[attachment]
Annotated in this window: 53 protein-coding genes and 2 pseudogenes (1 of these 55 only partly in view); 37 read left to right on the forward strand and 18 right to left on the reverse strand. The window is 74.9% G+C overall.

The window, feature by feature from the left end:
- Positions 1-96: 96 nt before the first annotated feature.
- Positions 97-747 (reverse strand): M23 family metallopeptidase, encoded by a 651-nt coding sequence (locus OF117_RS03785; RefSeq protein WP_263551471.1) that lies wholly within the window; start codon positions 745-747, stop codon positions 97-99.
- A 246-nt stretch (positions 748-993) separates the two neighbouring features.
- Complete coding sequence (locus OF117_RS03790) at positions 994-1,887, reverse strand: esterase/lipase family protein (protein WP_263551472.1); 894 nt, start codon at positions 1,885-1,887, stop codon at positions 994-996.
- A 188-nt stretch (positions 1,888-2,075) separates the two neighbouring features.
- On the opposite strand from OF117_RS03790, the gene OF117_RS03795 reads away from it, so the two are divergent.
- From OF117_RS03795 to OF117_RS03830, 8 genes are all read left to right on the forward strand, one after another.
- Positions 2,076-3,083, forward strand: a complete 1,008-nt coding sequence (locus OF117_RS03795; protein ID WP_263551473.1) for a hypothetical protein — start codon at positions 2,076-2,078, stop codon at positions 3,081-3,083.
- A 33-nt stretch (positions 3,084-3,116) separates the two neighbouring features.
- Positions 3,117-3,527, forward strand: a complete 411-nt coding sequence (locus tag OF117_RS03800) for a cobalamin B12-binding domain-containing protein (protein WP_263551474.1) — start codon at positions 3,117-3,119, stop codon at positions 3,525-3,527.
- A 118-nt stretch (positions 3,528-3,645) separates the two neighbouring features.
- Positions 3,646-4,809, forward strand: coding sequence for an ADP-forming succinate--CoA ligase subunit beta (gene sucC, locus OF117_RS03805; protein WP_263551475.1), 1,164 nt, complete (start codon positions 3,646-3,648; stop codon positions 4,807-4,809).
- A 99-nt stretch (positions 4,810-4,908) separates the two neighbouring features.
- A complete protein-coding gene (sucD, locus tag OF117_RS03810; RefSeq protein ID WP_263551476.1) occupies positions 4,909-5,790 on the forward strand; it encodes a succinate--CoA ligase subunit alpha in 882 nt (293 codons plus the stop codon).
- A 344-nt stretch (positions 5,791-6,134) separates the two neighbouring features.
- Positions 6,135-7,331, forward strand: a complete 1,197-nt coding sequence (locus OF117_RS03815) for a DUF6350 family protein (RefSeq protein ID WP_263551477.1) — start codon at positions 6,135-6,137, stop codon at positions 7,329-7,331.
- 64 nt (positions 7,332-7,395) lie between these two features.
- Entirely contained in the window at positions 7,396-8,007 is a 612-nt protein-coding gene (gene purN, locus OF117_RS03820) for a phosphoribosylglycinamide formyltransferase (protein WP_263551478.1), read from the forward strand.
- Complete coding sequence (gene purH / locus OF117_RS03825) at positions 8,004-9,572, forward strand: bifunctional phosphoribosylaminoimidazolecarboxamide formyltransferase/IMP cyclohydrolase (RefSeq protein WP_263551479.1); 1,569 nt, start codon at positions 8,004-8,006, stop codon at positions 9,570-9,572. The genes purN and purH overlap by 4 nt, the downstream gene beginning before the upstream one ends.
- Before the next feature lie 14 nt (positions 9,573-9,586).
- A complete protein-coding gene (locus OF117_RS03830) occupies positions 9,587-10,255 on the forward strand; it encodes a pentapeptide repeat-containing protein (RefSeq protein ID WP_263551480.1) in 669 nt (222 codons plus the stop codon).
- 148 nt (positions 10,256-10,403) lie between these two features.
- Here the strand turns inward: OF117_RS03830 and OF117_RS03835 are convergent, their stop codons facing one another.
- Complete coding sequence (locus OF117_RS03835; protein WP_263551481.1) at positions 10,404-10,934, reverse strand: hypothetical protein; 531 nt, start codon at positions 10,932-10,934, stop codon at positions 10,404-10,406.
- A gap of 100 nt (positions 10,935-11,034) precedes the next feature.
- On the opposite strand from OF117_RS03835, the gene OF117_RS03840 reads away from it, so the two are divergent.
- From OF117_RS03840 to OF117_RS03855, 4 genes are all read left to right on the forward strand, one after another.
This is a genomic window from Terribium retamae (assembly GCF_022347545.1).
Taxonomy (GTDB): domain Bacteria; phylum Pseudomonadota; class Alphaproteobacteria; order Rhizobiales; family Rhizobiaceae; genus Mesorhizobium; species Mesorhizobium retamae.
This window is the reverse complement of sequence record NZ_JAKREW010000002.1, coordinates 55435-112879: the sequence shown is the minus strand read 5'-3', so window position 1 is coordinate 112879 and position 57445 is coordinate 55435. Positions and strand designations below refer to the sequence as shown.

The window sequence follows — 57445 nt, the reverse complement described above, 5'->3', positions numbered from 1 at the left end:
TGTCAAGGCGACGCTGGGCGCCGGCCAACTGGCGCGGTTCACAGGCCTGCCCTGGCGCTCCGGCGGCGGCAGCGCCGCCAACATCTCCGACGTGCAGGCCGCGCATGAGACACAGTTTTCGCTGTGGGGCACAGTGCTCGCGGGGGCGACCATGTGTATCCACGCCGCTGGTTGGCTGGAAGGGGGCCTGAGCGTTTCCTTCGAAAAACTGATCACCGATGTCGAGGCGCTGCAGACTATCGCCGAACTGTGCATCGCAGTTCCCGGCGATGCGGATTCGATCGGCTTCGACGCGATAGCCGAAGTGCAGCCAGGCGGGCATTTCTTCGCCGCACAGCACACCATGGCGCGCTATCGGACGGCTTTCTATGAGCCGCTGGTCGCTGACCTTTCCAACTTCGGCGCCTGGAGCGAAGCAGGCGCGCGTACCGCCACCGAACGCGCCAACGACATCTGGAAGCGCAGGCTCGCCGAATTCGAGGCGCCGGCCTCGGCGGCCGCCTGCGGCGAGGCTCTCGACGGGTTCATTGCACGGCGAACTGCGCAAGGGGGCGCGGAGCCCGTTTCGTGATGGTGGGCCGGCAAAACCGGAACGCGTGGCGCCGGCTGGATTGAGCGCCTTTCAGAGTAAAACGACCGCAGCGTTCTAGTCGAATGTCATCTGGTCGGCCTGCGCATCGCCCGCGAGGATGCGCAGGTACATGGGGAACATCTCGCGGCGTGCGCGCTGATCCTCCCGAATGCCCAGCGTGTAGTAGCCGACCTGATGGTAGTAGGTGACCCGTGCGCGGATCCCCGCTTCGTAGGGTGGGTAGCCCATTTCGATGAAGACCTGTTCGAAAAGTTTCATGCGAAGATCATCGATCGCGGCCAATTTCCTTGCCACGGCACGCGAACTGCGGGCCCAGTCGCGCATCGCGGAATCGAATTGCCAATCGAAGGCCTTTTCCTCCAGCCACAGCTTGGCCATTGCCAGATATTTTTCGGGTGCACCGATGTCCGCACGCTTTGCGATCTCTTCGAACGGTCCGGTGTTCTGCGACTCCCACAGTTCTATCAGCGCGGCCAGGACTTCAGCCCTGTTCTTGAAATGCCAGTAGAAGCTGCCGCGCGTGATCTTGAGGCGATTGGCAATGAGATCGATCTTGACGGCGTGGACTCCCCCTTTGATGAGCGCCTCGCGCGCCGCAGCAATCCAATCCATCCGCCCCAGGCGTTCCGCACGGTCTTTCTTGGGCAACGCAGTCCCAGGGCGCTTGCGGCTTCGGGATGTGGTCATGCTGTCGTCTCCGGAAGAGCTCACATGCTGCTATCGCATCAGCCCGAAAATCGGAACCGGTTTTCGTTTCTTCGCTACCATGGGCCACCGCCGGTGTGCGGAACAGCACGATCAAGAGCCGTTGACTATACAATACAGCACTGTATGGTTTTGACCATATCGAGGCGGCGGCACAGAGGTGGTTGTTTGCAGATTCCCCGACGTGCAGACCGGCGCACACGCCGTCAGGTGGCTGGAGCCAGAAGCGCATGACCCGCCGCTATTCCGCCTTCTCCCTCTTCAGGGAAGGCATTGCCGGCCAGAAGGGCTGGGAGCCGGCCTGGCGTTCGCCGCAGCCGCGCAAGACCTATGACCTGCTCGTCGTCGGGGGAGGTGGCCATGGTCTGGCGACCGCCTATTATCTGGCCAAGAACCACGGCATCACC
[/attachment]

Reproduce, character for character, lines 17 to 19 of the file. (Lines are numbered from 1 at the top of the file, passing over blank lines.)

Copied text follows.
- A 344-nt stretch (positions 5,791-6,134) separates the two neighbouring features.
- Positions 6,135-7,331, forward strand: a complete 1,197-nt coding sequence (locus OF117_RS03815) for a DUF6350 family protein (RefSeq protein ID WP_263551477.1) — start codon at positions 6,135-6,137, stop codon at positions 7,329-7,331.
- 64 nt (positions 7,332-7,395) lie between these two features.